Archives for 2019

Happy Holidays from Yamada Sensei

Dear USAF Members:

As I sit at my desk in my office I can’t believe it is already time for Christmas and the New Year. I don’t know where the time went, especially when I look at my 2019 calendar and see how many places I visited around the world. Again in 2020, I am traveling from as far away as Australia and Russia, to as close as Brooklyn and New Jersey. These seminars and each stop in between is a chance for me to see you all on the mat, and it is what keeps me young and eager to remain your teacher for as long as possible.

We just finished New York Aikikai’s Christmas seminar, and once again the mat was overflowing with visitors. People were even practicing on the wooden floor in our entry way because there was no room on the mat! This of course made me very happy. So many wonderful tests, so many friendly faces I have known through the years, and so many new and young faces that are the future of aikido.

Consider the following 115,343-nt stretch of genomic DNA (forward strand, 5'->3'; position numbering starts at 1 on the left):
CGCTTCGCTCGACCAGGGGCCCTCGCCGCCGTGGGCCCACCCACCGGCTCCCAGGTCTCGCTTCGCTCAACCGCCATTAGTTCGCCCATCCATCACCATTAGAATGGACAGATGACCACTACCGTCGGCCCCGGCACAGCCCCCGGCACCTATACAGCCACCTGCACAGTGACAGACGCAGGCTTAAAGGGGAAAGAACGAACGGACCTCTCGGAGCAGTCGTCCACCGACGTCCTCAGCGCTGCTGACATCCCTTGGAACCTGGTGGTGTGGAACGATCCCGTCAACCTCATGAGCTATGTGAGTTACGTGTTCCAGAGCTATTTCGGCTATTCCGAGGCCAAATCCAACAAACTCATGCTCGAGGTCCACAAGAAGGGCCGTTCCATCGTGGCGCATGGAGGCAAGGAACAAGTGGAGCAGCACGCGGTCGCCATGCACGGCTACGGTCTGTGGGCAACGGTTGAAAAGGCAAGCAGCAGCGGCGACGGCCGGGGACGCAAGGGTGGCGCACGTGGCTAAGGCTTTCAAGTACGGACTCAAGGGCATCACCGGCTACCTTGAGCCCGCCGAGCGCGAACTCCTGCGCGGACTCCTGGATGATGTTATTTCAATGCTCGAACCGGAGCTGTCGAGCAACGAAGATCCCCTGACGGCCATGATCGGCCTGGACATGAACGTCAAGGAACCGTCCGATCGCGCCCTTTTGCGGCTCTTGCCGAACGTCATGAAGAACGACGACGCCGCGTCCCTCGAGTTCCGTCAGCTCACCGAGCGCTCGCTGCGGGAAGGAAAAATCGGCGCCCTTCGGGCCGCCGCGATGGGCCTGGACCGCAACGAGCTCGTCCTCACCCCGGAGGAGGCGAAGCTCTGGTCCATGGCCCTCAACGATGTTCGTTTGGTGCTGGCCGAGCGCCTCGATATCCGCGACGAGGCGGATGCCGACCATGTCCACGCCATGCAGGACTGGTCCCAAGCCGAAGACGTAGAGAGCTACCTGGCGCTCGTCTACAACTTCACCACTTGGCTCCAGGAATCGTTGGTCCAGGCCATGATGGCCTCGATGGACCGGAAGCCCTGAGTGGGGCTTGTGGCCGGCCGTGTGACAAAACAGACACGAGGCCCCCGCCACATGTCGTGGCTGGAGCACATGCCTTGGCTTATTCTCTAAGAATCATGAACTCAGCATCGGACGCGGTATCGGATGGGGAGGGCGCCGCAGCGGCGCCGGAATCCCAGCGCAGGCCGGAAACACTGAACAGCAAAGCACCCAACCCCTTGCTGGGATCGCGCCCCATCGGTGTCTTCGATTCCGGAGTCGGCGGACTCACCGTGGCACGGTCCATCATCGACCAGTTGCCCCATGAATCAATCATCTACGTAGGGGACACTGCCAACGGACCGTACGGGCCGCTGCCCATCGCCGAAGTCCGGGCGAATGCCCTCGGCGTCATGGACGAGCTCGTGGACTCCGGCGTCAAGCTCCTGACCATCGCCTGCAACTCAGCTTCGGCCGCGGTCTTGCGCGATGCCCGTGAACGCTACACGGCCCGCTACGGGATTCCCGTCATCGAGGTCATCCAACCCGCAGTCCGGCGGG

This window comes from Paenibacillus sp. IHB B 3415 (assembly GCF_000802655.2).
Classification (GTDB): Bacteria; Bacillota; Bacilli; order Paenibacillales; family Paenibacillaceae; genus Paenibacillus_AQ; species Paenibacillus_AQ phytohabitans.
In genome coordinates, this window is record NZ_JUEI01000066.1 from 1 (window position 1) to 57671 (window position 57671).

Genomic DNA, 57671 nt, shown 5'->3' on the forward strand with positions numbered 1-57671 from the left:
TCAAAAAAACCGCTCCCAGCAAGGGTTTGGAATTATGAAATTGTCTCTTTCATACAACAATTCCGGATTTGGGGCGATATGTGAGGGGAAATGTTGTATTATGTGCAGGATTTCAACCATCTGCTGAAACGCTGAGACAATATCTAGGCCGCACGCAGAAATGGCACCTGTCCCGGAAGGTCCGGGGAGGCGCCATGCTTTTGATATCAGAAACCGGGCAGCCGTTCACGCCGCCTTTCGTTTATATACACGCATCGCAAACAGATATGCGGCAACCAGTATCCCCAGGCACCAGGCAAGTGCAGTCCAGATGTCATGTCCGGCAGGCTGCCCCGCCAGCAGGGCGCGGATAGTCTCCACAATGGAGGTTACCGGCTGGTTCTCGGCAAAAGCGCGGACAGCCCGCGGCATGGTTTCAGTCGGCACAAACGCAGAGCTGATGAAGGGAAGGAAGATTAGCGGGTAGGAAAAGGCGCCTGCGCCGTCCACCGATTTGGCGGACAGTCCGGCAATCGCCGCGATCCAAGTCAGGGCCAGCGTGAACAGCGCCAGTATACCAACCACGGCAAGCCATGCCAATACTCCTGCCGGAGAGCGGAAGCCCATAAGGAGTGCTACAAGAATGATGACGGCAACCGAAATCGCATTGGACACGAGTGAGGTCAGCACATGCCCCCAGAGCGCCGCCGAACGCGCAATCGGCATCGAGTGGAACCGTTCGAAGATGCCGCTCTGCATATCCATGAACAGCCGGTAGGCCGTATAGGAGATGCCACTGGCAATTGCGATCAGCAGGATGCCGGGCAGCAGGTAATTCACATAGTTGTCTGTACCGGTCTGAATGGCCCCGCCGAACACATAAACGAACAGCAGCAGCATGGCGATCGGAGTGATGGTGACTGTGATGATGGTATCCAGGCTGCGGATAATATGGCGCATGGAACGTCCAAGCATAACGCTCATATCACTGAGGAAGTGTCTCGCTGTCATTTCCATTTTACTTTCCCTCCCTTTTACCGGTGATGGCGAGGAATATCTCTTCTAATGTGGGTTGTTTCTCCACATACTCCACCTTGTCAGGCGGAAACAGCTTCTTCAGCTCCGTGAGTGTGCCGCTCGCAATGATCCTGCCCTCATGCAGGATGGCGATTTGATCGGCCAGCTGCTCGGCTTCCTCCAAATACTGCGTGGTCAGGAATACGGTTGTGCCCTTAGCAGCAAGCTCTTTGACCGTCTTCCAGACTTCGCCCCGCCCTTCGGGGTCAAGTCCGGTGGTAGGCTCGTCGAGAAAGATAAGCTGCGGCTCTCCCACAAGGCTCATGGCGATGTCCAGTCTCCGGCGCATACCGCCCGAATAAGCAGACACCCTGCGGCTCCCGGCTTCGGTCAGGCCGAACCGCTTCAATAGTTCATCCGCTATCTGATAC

I encourage you all to continue practicing in a harmonious, joyful and friendly way. I think this is what makes the difference in our lives on and off the mat.

Thank you for your support, and I wish you a happy holiday and peaceful New Year.


Y. Yamada



Summary Letter from the USAF Board of Directors

November 25, 2019

Dear USAF Dojo Cho and Instructors,

The Board of Directors met in Ft. Lauderdale for its annual meeting on November 7-9. Here is a summary of the main outcomes of that meeting.

The most important task for the annual meeting is the USAF budget. The discussion focused on where we are to date and developing a balanced budget for Fiscal year 2020. We will vote and approve the 2020 budget by the end of January.

A second issue of importance for our annual meeting is the election of board members and officers. I am pleased to announce that we elected a new member to the board. Sylvie Firestone, 5th Dan and co-founder of Aikido of Westchester, will join the board in 2020. As well as being an accomplished Aikidoist, Sylvie is an excellent graphic designer with great media savvy. The Board is excited that she will bring this skill set to the USAF to help us grow and strengthen the organization going forward. Julia Freedgood was re-elected Treasurer and Peter Bernath was also re-elected as Technical Committee representative.